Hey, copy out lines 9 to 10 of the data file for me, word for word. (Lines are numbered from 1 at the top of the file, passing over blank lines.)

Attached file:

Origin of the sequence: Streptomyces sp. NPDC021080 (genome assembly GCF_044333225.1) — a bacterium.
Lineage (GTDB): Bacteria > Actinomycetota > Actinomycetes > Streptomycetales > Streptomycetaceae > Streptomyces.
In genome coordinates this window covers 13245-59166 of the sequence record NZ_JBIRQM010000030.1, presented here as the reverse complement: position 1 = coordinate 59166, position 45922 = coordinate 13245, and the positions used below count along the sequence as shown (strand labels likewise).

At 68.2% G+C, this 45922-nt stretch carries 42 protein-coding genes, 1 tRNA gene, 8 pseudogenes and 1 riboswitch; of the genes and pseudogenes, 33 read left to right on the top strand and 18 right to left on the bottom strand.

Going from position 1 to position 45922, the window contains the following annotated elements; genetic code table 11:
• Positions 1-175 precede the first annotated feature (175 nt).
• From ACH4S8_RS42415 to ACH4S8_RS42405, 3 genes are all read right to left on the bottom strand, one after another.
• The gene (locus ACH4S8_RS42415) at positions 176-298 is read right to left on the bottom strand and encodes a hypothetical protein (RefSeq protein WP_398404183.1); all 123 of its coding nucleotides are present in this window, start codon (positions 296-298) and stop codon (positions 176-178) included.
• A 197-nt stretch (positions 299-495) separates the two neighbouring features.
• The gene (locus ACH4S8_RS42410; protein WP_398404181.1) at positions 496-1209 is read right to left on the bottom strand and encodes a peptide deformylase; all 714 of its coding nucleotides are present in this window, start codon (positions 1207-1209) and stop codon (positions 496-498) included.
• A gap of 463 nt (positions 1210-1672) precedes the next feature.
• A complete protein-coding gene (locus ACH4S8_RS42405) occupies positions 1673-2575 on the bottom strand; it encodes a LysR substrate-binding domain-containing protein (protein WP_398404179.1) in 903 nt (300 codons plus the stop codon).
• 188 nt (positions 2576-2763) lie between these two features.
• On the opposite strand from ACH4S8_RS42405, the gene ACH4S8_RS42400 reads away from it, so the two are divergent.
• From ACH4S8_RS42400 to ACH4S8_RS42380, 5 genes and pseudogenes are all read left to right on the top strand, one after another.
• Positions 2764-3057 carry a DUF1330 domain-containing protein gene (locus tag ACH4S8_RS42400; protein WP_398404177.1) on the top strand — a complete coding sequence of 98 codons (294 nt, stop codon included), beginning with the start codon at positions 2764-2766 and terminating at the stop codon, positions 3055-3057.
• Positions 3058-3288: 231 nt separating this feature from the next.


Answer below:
• A 197-nt stretch (positions 299-495) separates the two neighbouring features.
• The gene (locus ACH4S8_RS42410; protein WP_398404181.1) at positions 496-1209 is read right to left on the bottom strand and encodes a peptide deformylase; all 714 of its coding nucleotides are present in this window, start codon (positions 1207-1209) and stop codon (positions 496-498) included.